My master plan was to have a nice long rest after the Picture Gallery feature for the online SF Encyclopedia. The editors wanted to add some tasty eye candy to the vast expanses of text; so the Gallery launched in mid-May 2013 with over 1800 images of first-edition book jackets (plus a sprinkling of surprises – I really must scan those Doctor Who fridge magnets that came as an SFX freebie years ago) and passed 5000 by 1 July. If you believe the old saw about a picture being worth a thousand words, this added the equivalent of five million words to the 4.1 million of actual entries. Speaking as the sucker who had to write and debug all the upload, display and slide-show scripts, I feel proudly knackered.
Before I could sink into well-deserved apathy, my business partner at that obscure small press Ansible Editions remarked that it was time I bloody well got a move on with volumes two and three of Algis Budrys's collected criticism (see April's column). It's not so much the digital typesetting as compiling detailed book indexes that brings on the headaches. At last the collections appeared as tasteful print-on-demand paperbacks from Lulu.com, and it was definitely an occasion for that nice long rest.
Then people started clamouring for ebook editions. For years there'd been demands for an ebook of my least worst novel The Leaky Establishment. I kept putting this off owing to technofear and a sense that this wouldn't make me even slightly rich ... since the demands, though regular, all came from the same person. But the e-Budrys requests were well into single figures! The customer is sometimes right.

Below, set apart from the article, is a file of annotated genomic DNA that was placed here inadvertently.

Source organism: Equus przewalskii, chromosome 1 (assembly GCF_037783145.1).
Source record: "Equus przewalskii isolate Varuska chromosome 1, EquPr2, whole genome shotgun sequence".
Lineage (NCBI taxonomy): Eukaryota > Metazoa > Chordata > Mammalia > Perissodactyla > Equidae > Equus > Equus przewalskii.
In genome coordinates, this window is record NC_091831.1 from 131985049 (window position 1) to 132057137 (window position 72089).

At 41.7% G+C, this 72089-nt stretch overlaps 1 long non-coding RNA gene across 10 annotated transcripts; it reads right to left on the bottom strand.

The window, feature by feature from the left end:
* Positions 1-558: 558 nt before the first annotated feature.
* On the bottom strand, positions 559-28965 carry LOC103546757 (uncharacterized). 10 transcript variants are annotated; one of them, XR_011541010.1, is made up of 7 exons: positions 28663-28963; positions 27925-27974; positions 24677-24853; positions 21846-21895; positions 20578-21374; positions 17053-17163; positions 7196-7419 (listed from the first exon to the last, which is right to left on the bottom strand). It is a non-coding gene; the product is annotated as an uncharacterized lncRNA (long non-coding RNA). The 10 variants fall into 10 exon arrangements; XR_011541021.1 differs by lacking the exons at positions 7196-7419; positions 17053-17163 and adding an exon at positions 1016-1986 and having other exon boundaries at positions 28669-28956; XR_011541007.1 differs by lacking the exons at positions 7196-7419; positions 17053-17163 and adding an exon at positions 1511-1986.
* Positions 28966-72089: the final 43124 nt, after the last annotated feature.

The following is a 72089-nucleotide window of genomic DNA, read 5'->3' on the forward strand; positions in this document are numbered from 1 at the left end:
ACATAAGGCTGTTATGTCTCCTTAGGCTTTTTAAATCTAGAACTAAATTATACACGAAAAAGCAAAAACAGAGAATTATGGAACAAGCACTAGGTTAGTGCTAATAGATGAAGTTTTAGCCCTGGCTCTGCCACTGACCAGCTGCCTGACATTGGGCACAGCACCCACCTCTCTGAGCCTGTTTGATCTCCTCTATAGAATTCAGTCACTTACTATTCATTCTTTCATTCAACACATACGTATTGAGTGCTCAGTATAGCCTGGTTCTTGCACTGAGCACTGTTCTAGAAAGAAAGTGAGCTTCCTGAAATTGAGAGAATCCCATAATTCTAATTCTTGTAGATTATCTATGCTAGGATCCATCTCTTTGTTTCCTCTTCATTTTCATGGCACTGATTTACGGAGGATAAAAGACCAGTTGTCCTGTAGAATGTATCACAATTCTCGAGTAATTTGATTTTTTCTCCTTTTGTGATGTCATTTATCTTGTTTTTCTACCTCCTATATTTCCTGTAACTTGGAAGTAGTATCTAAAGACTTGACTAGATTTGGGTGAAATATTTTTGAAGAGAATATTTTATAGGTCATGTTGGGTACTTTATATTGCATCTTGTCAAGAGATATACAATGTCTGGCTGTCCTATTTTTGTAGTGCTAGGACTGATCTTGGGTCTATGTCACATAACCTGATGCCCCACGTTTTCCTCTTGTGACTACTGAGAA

Let Lulu.com do the work, I thought. Alas, their e-equivalent of POD is limited to Epub format, OK for every e-reader except the dreadfully popular Kindle. Author friends swear by the ebook publisher Smashwords, catering for every reader known to terrestrial science; but Smashwords imposes a dread and inflexible format requirement for uploaded text. Although I have a reasonably strong stomach for gruesome horrors and nameless abominations, I draw the line at contaminating my computer with Microsoft Word.
"Why not just roll your own ebooks?" someone said, adding that it's just a matter of downloading free software and clicking a few buttons. He didn't mention the days of frustration and further headaches (the pain of migraine is mainly in the brain).... In the end I more or less succeeded in rolling my own.
The Langford Method depends on being able to work with plain HTML, as in web pages, the SF Encyclopedia and indeed the Budrys collections – these went through an HTML stage on their journey from the original magazines, via scanning and OCR, to printable PDF format.
Once you have a good clean HTML text and a CSS stylesheet with a few suitable format controls, you can feed it into the free ebook software Calibre. This lets you add "metadata" like the book title and author, a cover image and the publisher's name (for me, Ansible Editions). Choose a format such as Epub, Mobi or Kindle AZW3, click a button, and Calibre churns out a shiny new ebook. Marvellous. I must send its author some money.
Then you find the stylesheet needs some little tweaks for nice presentation of things like footnotes – of which Mr Budrys was all too fond. Examples include: "*Don't worry, there'll be a footnote coming along any minute now, but not here," "*I have chosen not to put footnotes in this column," and, after quoting someone's would-be evocative writing: "*Yuck, my reader, yuck!" All these have to look just right, and weeks of obsessive work lie ahead....
David Langford has pencilled in that nice long rest for, maybe, 2015.